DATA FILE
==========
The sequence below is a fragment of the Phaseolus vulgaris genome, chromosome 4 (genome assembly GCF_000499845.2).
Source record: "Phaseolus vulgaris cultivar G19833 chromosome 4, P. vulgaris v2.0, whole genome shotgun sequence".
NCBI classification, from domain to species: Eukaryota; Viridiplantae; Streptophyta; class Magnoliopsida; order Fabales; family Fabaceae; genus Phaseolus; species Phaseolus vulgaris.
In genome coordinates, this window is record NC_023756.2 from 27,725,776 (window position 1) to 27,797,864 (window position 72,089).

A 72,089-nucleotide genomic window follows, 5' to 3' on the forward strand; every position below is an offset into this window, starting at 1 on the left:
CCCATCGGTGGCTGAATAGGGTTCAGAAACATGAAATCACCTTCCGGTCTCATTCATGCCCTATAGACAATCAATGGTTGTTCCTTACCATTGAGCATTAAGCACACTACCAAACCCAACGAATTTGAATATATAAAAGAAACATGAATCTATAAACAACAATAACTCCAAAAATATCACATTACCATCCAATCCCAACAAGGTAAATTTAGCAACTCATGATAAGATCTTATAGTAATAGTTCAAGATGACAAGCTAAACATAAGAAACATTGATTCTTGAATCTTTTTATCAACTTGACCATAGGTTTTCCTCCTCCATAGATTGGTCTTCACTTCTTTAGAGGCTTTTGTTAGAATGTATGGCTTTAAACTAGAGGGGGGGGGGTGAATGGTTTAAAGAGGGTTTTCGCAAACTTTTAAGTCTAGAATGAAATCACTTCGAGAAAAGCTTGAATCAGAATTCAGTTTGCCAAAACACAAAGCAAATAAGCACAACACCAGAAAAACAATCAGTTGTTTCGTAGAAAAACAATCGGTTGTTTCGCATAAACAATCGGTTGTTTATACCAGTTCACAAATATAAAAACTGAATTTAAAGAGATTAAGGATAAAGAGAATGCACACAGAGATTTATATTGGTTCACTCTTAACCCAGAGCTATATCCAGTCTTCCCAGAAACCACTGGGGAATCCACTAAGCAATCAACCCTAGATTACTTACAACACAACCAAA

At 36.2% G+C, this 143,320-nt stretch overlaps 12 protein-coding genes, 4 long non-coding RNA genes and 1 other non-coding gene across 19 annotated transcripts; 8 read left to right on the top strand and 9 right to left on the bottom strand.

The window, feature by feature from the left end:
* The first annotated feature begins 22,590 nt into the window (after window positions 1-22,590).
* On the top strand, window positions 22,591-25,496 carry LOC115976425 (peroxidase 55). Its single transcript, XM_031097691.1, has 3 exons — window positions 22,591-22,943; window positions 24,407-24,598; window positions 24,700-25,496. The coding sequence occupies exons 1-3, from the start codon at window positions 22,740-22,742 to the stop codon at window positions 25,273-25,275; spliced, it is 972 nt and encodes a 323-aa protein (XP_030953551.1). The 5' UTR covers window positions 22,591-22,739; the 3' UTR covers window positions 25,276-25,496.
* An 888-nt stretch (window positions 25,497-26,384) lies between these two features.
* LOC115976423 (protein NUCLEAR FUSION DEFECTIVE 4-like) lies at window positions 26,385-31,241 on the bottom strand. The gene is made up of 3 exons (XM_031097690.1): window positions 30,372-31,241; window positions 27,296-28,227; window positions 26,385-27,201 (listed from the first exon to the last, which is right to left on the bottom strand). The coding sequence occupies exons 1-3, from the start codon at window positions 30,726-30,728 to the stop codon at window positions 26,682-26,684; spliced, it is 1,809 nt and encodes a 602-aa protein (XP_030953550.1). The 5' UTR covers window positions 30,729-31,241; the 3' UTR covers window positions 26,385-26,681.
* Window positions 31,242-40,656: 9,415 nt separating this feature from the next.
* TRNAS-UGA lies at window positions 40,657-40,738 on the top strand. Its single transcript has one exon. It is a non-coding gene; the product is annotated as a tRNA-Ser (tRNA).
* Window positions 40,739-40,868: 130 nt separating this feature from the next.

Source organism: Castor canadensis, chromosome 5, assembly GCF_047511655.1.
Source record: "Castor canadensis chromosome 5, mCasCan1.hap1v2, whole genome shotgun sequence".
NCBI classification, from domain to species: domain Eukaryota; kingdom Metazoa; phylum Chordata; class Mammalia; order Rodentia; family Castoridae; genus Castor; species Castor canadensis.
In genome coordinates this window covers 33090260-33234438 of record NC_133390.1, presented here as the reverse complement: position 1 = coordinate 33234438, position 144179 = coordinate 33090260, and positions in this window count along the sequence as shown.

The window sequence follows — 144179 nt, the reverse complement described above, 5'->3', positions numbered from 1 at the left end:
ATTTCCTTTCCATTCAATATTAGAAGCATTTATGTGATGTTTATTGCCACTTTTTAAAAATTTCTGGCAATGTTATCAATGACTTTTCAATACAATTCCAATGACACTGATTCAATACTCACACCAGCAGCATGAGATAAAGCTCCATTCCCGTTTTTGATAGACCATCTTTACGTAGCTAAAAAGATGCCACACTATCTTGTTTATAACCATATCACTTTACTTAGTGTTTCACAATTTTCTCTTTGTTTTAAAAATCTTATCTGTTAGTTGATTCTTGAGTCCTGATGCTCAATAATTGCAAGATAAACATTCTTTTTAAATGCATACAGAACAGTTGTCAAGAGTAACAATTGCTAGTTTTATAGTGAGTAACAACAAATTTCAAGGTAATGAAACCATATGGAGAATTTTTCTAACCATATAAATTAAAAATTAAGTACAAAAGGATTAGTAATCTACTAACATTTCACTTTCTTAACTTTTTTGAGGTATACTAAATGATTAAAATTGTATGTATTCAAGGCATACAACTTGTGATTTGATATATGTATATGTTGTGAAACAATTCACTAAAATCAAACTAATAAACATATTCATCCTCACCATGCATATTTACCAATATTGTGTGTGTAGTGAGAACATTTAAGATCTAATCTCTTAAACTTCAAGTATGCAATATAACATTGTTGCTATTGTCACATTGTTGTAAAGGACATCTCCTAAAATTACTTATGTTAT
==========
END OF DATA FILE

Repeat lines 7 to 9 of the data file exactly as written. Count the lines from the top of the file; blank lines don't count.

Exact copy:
At 36.2% G+C, this 143,320-nt stretch overlaps 12 protein-coding genes, 4 long non-coding RNA genes and 1 other non-coding gene across 19 annotated transcripts; 8 read left to right on the top strand and 9 right to left on the bottom strand.

The window, feature by feature from the left end:
* The first annotated feature begins 22,590 nt into the window (after window positions 1-22,590).